How to simulate your SIPs against your long term goals - Motilal Oswal
How to simulate your SIPs against your long term goals - Motilal Oswal

How to simulate your SIPs against your long term goals

There is normally a question asked if SIPs are safe, especially equity SIPs. The answer is that SIPs are as safe or as unsafe as your normal equity fund investment. The only advantage that the SIP brings to the table is the benefit of rupee cost averaging which enables you to reduce your cost of holding the SIP and therefore the Return on Investment. In fact it has been estimated that if you continue a SIP on equity diversified funds for over 8 years, then the probability of a downside in value is almost nil. Of course, you still need to earn more than the index returns but that is a different debate altogether.

 

The big challenge is not about how SIPs perform but how SIPs help reach your financial goals. Normally, each SIP is tagged to a specific financial and that is how you manage to track your journey towards the goal. Since financial goals are about the future, there is always an element of uncertainty involved and hence you need to simulate situations. In fact, your SIP amount must begin with simulations. Let us look at some SIP investment tips and some SIP long term investment ideas. Let us also look at the best SIP for long term investment in India and how simulation plays a key role in deciding the amount of SIP. Let us look at 6 kinds of simulations ahead of a SIP..

 

1.  Simulating levels of income growth

This is the most basic assumption that you make. You monthly saving via SIP will be largely determined by your income growth. Obviously, your SIP cannot be static and needs to grow with your income. But you also need to be pragmatic. For example, your income is not going to increase at 15% annually through your career. There will be some very good years and some very bad years wherein you could stagnate or even take pay cuts. Your SIP should be divided into two parts; the core SIP and the satellite SIP. The core SIP is what you should be conservative but maintain under all circumstances. The satellite SIP is where you can keep your flexibility.

 

2.  Simulating levels of expenditure growth

This aspect of projecting your expenditure has two very interesting aspects to it. Over time, not only will your costs go up but also your standard of living will go up as your expenditure patterns will shift. When you project your long term expenses post retirement, you need to consider your expenses and your liabilities. The second and more critical aspect pertains to your saving capacity. Normally, people tend to look at savings as a residual after spending. Instead, when you simulate, look at expenses as a residual item after your target savings are met. Then your potential savings can be classified into core and satellite as explained in the previous point.

 

3.  Simulating costs of goals

How much does goal cost? That is the big question. When we talk of goals, we talk of goals like retirement, children’s education, children’s marriage, long term emergency corpus etc. These goals are simulated based on your projections of expenses after a period of time. Remember, most of these projections are deep into the future and hence we can only arrive at a reasonable estimate of the cost of these goals. A lot of the goals will actually get fine tuned along the way as the cost of goals gets crystallized better.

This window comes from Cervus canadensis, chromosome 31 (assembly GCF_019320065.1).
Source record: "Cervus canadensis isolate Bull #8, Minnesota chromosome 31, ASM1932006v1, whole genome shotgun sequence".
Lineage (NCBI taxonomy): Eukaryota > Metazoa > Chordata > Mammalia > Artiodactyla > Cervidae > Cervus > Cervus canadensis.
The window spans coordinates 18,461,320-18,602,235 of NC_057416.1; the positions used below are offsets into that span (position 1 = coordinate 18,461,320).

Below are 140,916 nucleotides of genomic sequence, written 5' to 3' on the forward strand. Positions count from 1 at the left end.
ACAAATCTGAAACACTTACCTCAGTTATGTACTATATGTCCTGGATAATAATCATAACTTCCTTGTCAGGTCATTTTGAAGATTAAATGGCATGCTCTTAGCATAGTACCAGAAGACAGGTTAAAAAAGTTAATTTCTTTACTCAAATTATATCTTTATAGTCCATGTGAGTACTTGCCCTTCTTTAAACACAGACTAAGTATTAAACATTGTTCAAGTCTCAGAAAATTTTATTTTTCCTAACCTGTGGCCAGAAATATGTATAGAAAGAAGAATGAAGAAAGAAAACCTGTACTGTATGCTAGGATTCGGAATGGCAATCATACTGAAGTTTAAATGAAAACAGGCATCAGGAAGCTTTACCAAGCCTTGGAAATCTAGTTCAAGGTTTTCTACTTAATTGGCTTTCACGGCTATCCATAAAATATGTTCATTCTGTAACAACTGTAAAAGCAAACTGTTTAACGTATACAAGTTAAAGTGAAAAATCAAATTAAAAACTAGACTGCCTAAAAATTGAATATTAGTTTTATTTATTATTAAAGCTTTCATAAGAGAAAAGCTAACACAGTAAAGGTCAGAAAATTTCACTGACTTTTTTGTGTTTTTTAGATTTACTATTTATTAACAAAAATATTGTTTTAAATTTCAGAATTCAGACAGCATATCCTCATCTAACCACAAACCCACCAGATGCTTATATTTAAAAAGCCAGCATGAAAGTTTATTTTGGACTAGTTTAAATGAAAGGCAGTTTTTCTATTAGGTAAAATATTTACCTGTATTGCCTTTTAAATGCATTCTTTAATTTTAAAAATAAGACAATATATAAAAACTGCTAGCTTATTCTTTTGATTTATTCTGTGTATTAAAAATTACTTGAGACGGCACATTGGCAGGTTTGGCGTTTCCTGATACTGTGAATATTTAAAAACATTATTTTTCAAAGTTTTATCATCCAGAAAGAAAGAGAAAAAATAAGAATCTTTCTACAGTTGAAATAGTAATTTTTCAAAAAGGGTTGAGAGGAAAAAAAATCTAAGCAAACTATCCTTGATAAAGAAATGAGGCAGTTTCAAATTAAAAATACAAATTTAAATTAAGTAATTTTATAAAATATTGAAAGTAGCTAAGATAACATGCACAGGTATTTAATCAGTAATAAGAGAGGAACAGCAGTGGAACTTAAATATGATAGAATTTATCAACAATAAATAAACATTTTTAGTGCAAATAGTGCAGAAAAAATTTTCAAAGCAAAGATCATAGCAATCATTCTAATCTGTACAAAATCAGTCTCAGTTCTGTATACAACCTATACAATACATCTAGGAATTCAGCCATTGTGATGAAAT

4.  Simulating rate of inflation

This is, in a way, a part and parcel of your cost simulations. Inflation is the rate at which the costs will rise. Here again, the key is to be as liberal as possible to ensure that your incidental costs are covered. For example, if the current rate of inflation is 5% and the average of inflation has been 6% in the past, then you must ideally simulate two scenarios of 6% and 7% inflation so that you are protected in case of any exigency or any macro shock along the way.

 

5.  Simulating return on debt investments

This is an interesting simulation and involves a lot of interesting assumptions. For example, your debt returns are a function of various factors. It will be a factor of the level of interest rates that will sustain. It will also be a function of the direction of interest rates. Normally, falling interest rates are positive for bond values and vice versa. To an extent, the returns on debt will also be contingent on the level of inflation discussed in the previous point. Above all, the spreads that corporate debt will earn over G-Secs and the spread the “AA” rated debt will earn over “AAA” rated debt will combine to determine how much returns you will make and therefore how you need to combine them.

 

6.  Simulating return on equity investments

This is a slightly complicated part of it. Interest rates may be easier to extrapolate than equity rates. But there are some pointers. Firstly, there is a simulation of mid caps versus large cap returns. Secondly, there is a simulation of equity as an asset class. For example, equities have given over 14% returns annualized over the last 20 years and that can be taken as a benchmark with minor adjustments.

 

The whole purpose of simulation is to get a picture of how your SIP matches up to your goals under different scenarios. The more scenarios you simulate, the better prepared you are for any exigency.
 

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